An Integrative Model of the Influence of Parental and Peer Support on Consumer Ethical Beliefs: The Mediating Role of Self-Esteem, Power and Materialism


Journal of Business Ethics

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Départements : Marketing, GREGHEC (CNRS)

Mots clés : Ethics, Adolescent consumers, Materialism, Self-esteem, Power, Peer support, Parental support

What causes adolescents to develop consumer’ ethical beliefs? Prior research has largely focused on the negative influence of peers and negative patterns of parent–child interactions to explain risky and unethical consumer behaviors. We take a different perspective by focusing on the positive support of parents and peers in adolescent social development. An integrative model is developed that links parental and peer support with adolescents’ self-worth motives, their materialistic tendencies, and their consumer ethical beliefs. In a study of 984 adolescents, we demonstrate support for a sequential mediation model in which peer and parental support is positively related to adolescents’ self-esteem and feelings of power, which are each associated with decreased materialism as a means of compensating for low self-worth. This reduced materialism is, in turn, associated with more ethical consumer beliefs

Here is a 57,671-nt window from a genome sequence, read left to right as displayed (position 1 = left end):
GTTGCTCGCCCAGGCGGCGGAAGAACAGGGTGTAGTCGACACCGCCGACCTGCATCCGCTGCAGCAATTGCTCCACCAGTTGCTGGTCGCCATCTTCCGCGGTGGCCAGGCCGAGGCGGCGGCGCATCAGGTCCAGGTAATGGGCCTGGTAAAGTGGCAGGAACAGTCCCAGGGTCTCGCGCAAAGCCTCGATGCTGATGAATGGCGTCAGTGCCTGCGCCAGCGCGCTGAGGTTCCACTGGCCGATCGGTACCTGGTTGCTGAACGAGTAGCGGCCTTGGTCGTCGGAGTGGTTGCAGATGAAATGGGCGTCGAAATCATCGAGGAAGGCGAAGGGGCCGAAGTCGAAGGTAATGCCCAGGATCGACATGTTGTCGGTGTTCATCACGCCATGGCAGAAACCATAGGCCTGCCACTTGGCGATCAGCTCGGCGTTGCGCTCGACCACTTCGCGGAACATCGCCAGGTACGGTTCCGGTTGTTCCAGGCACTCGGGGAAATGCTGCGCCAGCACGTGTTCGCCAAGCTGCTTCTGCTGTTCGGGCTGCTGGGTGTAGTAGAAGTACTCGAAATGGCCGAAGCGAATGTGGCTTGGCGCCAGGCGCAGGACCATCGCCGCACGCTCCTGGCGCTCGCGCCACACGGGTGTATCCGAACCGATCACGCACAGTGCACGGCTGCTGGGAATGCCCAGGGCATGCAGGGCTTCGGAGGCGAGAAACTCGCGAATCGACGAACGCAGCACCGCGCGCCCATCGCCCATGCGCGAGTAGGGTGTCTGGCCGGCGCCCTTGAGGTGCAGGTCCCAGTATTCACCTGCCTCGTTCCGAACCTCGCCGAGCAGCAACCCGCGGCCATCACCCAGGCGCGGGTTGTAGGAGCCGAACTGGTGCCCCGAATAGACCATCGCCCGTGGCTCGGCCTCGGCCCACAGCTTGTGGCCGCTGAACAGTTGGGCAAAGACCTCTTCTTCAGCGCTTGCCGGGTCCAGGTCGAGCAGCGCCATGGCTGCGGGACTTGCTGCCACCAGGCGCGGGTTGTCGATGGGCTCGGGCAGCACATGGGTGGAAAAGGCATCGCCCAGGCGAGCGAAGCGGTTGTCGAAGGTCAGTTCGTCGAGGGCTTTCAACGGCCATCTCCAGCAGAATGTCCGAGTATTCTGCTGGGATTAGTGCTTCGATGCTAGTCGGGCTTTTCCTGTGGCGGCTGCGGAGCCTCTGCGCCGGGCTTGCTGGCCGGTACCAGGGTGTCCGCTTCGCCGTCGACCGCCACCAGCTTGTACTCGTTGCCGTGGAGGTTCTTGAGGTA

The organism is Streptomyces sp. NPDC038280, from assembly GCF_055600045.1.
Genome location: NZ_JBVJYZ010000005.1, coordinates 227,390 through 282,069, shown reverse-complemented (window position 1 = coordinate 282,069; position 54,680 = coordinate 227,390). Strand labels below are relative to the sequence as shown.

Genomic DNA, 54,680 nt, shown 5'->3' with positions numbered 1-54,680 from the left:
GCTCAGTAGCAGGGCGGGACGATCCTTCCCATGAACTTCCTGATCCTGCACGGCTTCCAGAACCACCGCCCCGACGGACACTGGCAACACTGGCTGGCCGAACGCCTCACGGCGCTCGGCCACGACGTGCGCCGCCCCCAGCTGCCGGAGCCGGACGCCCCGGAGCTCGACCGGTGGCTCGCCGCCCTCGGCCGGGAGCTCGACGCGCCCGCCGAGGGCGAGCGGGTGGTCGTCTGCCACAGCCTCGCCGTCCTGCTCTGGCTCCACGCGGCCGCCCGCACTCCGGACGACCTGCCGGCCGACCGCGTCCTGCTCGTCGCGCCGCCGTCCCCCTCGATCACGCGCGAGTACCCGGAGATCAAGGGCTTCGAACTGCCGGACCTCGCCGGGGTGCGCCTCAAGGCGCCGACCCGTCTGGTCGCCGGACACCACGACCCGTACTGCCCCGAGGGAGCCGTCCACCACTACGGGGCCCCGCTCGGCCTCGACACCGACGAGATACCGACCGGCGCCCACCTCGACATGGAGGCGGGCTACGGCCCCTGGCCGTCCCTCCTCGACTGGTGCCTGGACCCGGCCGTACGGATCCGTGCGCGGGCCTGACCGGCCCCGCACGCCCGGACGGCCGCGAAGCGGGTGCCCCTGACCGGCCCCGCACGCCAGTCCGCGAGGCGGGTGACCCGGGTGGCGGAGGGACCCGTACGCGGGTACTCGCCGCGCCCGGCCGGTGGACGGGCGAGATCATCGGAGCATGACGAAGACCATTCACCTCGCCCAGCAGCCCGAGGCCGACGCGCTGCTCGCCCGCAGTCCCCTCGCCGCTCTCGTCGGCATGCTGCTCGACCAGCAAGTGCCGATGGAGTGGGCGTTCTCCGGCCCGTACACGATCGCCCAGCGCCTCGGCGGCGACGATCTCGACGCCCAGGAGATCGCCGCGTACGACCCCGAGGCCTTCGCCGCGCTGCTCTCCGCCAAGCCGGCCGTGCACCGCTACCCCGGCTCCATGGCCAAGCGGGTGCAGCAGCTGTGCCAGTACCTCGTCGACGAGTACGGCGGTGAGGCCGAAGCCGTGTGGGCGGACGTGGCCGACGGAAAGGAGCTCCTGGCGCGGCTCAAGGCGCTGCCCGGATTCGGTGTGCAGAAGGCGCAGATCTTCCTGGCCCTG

Attention, Information Processing and Choice in Incentive-Aligned Choice Experiments


Journal of Marketing Research

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Départements : Marketing

Mots clés : incentive alignment, choice experiments, preference measurement, eye tracking